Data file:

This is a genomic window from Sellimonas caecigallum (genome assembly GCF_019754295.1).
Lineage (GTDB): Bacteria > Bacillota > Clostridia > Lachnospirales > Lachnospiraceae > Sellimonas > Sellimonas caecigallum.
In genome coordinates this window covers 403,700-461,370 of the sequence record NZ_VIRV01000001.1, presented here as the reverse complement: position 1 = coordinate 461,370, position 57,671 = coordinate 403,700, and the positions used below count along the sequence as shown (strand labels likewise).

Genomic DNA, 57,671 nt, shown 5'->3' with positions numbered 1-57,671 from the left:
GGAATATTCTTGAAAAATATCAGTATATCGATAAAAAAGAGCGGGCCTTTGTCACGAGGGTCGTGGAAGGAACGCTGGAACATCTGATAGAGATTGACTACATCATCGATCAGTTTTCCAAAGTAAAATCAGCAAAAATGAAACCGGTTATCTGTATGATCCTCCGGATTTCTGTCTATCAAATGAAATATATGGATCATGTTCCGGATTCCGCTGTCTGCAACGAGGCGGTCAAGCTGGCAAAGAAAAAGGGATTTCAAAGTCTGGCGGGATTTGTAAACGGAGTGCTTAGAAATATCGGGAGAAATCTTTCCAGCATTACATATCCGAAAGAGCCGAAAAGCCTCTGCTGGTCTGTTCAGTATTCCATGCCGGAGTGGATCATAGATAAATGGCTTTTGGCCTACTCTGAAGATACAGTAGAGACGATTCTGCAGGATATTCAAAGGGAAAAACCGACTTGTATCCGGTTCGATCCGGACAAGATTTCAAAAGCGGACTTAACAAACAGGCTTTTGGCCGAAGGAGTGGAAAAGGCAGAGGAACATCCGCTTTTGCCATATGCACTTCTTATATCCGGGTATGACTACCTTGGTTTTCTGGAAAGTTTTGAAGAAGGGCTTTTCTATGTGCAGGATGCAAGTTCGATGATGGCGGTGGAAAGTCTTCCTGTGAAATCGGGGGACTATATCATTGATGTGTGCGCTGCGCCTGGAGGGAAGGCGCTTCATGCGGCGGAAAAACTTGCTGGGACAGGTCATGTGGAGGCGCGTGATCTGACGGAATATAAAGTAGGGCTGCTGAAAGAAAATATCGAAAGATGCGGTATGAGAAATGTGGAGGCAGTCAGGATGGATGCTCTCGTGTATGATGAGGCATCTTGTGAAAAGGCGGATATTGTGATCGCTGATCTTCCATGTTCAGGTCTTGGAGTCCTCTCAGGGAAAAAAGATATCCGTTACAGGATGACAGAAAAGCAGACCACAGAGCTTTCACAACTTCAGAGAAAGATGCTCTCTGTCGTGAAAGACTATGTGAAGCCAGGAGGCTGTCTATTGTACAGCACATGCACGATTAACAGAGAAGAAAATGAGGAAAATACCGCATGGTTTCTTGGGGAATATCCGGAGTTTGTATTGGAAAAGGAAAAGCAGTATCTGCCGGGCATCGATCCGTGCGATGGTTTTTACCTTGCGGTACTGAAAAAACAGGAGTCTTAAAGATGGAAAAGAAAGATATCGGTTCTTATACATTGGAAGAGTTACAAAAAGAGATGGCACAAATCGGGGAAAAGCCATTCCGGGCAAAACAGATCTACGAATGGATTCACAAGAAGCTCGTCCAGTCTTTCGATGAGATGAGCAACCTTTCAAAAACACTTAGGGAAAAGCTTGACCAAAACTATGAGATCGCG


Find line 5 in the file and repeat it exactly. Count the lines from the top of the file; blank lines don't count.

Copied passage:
GGAATATTCTTGAAAAATATCAGTATATCGATAAAAAAGAGCGGGCCTTTGTCACGAGGGTCGTGGAAGGAACGCTGGAACATCTGATAGAGATTGACTACATCATCGATCAGTTTTCCAAAGTAAAATCAGCAAAAATGAAACCGGTTATCTGTATGATCCTCCGGATTTCTGTCTATCAAATGAAATATATGGATCATGTTCCGGATTCCGCTGTCTGCAACGAGGCGGTCAAGCTGGCAAAGAAAAAGGGATTTCAAAGTCTGGCGGGATTTGTAAACGGAGTGCTTAGAAATATCGGGAGAAATCTTTCCAGCATTACATATCCGAAAGAGCCGAAAAGCCTCTGCTGGTCTGTTCAGTATTCCATGCCGGAGTGGATCATAGATAAATGGCTTTTGGCCTACTCTGAAGATACAGTAGAGACGATTCTGCAGGATATTCAAAGGGAAAAACCGACTTGTATCCGGTTCGATCCGGACAAGATTTCAAAAGCGGACTTAACAAACAGGCTTTTGGCCGAAGGAGTGGAAAAGGCAGAGGAACATCCGCTTTTGCCATATGCACTTCTTATATCCGGGTATGACTACCTTGGTTTTCTGGAAAGTTTTGAAGAAGGGCTTTTCTATGTGCAGGATGCAAGTTCGATGATGGCGGTGGAAAGTCTTCCTGTGAAATCGGGGGACTATATCATTGATGTGTGCGCTGCGCCTGGAGGGAAGGCGCTTCATGCGGCGGAAAAACTTGCTGGGACAGGTCATGTGGAGGCGCGTGATCTGACGGAATATAAAGTAGGGCTGCTGAAAGAAAATATCGAAAGATGCGGTATGAGAAATGTGGAGGCAGTCAGGATGGATGCTCTCGTGTATGATGAGGCATCTTGTGAAAAGGCGGATATTGTGATCGCTGATCTTCCATGTTCAGGTCTTGGAGTCCTCTCAGGGAAAAAAGATATCCGTTACAGGATGACAGAAAAGCAGACCACAGAGCTTTCACAACTTCAGAGAAAGATGCTCTCTGTCGTGAAAGACTATGTGAAGCCAGGAGGCTGTCTATTGTACAGCACATGCACGATTAACAGAGAAGAAAATGAGGAAAATACCGCATGGTTTCTTGGGGAATATCCGGAGTTTGTATTGGAAAAGGAAAAGCAGTATCTGCCGGGCATCGATCCGTGCGATGGTTTTTACCTTGCGGTACTGAAAAAACAGGAGTCTTAAAGATGGAAAAGAAAGATATCGGTTCTTATACATTGGAAGAGTTACAAAAAGAGATGGCACAAATCGGGGAAAAGCCATTCCGGGCAAAACAGATCTACGAATGGATTCACAAGAAGCTCGTCCAGTCTTTCGATGAGATGAGCAACCTTTCAAAAACACTTAGGGAAAAGCTTGACCAAAACTATGAGATCGCG